Last Saturday was International Women’s Day, but we celebrated early in Helmsley when my Yorkshire home town was featured in national news last month as a beacon of recession-beating female entrepreneurship: 60 per cent of our new ventures have female owners. This is shaping up to be a good year for women in business generally, what with Vince Cable voicing support for all-women shortlists for directorships of FTSE 100 companies with a view to achieving 25 per cent representation by 2015, up from 20 per cent today.
The Business Secretary has been busy behind the scenes, too. ‘We had a letter from Vince telling us we should appoint a female non-exec…’ one chief executive told me last week ‘…and we’ve found a really good one, totally one of the boys, she even likes shooting.’ Despite such rampant masculinity, the urge for correctness — about 60 more female appointees will have to be found this year — has made prestigious directorships increasingly accessible to mid-career women who want to side-shift into a portfolio of corporate and charity board duties that allow time for home life as well. Penny Masterley, wife of comic-strip City anti-hero Alex, is a current example of the trend. If you’d like to follow her, I’m told the FT’s Non-Executive Director Diploma course is a good way to attract headhunters’ attention.
The trouble is, just as spiky comediennes resent being treated as quota fodder for BBC panel shows, so smart businesswomen are suspicious of tokenism too. Psychologists often tell us women are less prone than men to extreme risk-taking — and it was me who argued for the recruitment of ‘a cohort of no-nonsense mothers-of-three’ to run our retail banks. But Cable’s campaign is about equality for its own sake rather than the distinctive qualities of female decision-making, and the otherwise already emancipated objects of his support feel themselves patronised. It may be fashionable to say you’ve been offered a FTSE directorship, but soon it will be even more fashionable to say you’ve turned one down because you see no satisfaction in becoming — like Dame Alison Carnwath during her unhappy time on the Diamond-era Barclays board — an unheeded monitor of men behaving badly.
Carnwath is currently the only female chairman of a FTSE company, at Land Securities, though she’s about to be joined by American-born former investment banker Susan Kilsby, who becomes chairman of the Shire pharma group next month. These corporate female bishops have shown their sisters the way: ‘Fifty grand a year to look decorative in your annual report? No thanks, fat boy — but offer me the chair and I’m willing to talk.’ Come to think of it, the Barclays chair will fall vacant next year when incumbent Sir David Walker hits the mandatory retirement age of 75. Step forward, ladies: an all-women shortlist for that one really would be a breakthrough.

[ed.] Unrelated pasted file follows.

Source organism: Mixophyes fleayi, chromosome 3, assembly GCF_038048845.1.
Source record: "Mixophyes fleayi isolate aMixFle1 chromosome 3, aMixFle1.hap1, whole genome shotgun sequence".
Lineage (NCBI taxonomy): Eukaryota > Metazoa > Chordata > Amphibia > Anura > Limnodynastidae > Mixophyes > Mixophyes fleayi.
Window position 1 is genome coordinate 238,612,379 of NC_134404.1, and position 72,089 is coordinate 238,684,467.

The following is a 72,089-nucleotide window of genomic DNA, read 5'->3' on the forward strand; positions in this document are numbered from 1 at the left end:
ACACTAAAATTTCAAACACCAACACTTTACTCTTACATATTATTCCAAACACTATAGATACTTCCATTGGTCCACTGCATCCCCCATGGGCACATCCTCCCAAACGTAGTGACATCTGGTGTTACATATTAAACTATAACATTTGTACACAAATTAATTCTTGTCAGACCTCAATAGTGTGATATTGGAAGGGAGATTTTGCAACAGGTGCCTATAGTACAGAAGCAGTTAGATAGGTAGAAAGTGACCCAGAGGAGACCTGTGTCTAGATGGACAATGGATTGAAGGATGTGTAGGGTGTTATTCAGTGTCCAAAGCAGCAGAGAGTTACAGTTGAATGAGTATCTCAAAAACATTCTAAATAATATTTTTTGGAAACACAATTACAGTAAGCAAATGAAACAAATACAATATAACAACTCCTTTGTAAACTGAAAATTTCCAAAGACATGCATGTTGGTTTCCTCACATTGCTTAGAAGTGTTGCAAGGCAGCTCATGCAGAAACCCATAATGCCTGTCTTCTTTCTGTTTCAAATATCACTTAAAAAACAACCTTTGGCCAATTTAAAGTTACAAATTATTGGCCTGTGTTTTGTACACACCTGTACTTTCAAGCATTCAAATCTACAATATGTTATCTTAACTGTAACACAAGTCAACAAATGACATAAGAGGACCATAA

The unreformable Co-op
Strange goings-on at the crippled Co-op, where chief executive Euan Sutherland was reported to have tendered his resignation in anger at a leak of plans to pay him £3.6 million for his first year’s work — vastly more than his predecessor, and despite group losses of £2 billion resulting from a black hole in its bank. As a retailer trained in the ways of Currys and Kingfisher, Sutherland evidently feels the Co-op is too politicised to reform, and that elements within it are determined to undermine him.
The benign alternative form of capitalism that the Co-op represents is now on the edge of collapse; survival for a diminished retail and funeral business may come at the cost of closing down the bank. The causes of failure are certainly deeper and wider than the dissolute behaviour of its former chairman, Revd Paul Flowers. But this was clearly the wrong moment to throw salary-doubling ‘retention payments’ at Sutherland and his senior team to persuade them to accept the challenge. Distorted executive pay is a factor in almost every story of a company in trouble, yet the corporate world — obsessed by peer-group comparison — is barely aware of the monster it has created.
Closing in on me?
I felt uneasy when I saw last week’s column in print. Not because I spotted a libel or a hanging preposition, but because of those mysterious female eyes staring at me through a torn map of the world in the advert by HM Revenue & Customs on the facing page. ‘Hiding undeclared income offshore?’ it accused. I assure you I’m not — but it was a striking message, and I’m curious to know why it was there. The campaign with its sinister strap line ‘We’re closing in on you’ was launched in November 2012, but has only recently splashed across the national press. George Osborne’s target is to raise an additional £7 billion of tax revenue in 2014-15 by clamping down on avoidance, evasion and fraud, and with barely a fortnight of 2013-14 left, we might guess that an under-spend of HMRC’s advertising budget has funded a last-minute splurge.
But we might also guess that the Chancellor is not expecting a flood of confessional emails from tax-delinquent Spectator subscribers. Like the Home Office’s ‘In the UK illegally? Go home’ poster vans, these ads are only incidentally aimed at transgressors, much more so at targeted voters. The immigration message was for the Ukip tendency, and the tax message is for the hard-pressed middle classes (that’s you, dear reader, and me) who are affronted by this month’s stream of stories about mega–bonuses for Osborne’s friends in the City.
Those haunting eyes remain a mystery, however. Is she the tax dodger, the detective or the new non-exec on the HMRC board? Is she partially in shadow, or wearing a Muslim hijab? Or is she perhaps the black-hooded beauty who used to appear in Scottish Widows ads, implying that it will be no good trying to hide your undeclared income in the Highlands if Alex Salmond follows my recent advice and tries to turn independent Scotland into a tax haven?
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